Summary: calculus and types
Lecture notes
Midland Graduate School / APPSEM Spring School 2004
Thorsten Altenkirch
School of Computer Science and Information Technology, Nottingham University
txa@cs.nott.ac.uk
1 Introduction
1.1 A short history
The calculus was introduced by Alonzo Church in the 40ies. The initial goal
was formalisation of mathematical reasoning, I believe. Then Turing showed that
the definable functions on encodings of natural numbers are the same as the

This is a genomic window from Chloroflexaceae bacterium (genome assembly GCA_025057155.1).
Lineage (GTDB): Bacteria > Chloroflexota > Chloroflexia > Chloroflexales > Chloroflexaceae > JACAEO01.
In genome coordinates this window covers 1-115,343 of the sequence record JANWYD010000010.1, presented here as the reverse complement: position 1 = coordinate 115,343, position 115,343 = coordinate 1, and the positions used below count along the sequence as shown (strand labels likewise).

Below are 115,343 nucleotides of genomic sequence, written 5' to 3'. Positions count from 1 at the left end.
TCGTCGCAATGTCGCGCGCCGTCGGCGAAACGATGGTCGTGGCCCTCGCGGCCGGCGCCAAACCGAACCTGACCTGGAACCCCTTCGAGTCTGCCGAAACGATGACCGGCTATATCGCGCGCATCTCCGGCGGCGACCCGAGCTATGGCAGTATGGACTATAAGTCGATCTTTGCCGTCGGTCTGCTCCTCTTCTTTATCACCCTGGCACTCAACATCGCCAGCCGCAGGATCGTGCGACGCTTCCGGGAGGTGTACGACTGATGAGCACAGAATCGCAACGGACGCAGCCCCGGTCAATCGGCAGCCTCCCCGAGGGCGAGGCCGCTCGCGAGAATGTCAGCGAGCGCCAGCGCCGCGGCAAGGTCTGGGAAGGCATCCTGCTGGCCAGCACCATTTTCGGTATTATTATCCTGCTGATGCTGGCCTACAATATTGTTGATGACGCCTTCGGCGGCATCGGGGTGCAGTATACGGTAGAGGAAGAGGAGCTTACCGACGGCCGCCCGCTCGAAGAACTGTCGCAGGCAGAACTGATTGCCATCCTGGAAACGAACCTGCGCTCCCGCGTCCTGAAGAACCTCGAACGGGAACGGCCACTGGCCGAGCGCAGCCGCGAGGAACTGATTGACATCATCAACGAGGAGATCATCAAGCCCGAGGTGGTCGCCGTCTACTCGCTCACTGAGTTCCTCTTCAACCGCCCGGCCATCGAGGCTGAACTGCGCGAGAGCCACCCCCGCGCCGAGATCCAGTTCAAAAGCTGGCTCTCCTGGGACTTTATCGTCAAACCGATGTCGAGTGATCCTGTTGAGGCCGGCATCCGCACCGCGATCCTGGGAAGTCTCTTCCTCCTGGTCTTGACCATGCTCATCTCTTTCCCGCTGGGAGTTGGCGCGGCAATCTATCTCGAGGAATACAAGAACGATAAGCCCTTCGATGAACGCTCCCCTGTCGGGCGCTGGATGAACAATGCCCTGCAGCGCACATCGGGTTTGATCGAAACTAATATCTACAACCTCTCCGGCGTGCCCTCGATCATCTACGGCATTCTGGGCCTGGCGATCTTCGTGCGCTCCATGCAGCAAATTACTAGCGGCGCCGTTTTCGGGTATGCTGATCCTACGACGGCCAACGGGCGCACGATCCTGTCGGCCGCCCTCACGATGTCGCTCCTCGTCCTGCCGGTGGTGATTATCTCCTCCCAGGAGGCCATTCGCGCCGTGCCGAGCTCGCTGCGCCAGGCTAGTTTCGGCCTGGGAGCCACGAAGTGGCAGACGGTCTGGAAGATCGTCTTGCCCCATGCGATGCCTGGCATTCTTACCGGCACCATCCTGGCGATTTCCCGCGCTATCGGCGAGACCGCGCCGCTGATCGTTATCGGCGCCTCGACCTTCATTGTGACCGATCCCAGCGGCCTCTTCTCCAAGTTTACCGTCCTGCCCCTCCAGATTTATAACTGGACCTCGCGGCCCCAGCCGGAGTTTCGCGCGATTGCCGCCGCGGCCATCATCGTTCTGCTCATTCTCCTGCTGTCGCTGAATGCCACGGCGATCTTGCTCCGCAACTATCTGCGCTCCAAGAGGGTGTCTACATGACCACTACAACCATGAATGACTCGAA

ones definable by Turingmachines. This lead to the ChurchTuring thesis that
all notions of computations are equivalent in power.
Realizing the potential of calculus for programming, in the 50ies, McCarthy
used notation in the design of the programming language LISP (for LISt Pro
cessing). This started the tradition of functional programming languages, which
lead to languages such as ML in the 80ies and Haskell in the 90ies. Both language
are based on typed versions of the calculus. ML following the LISP tradition is
an impure functional languages, allowing effects such that updates of the mem
ory to occur during evaluation and further computation depend on this, while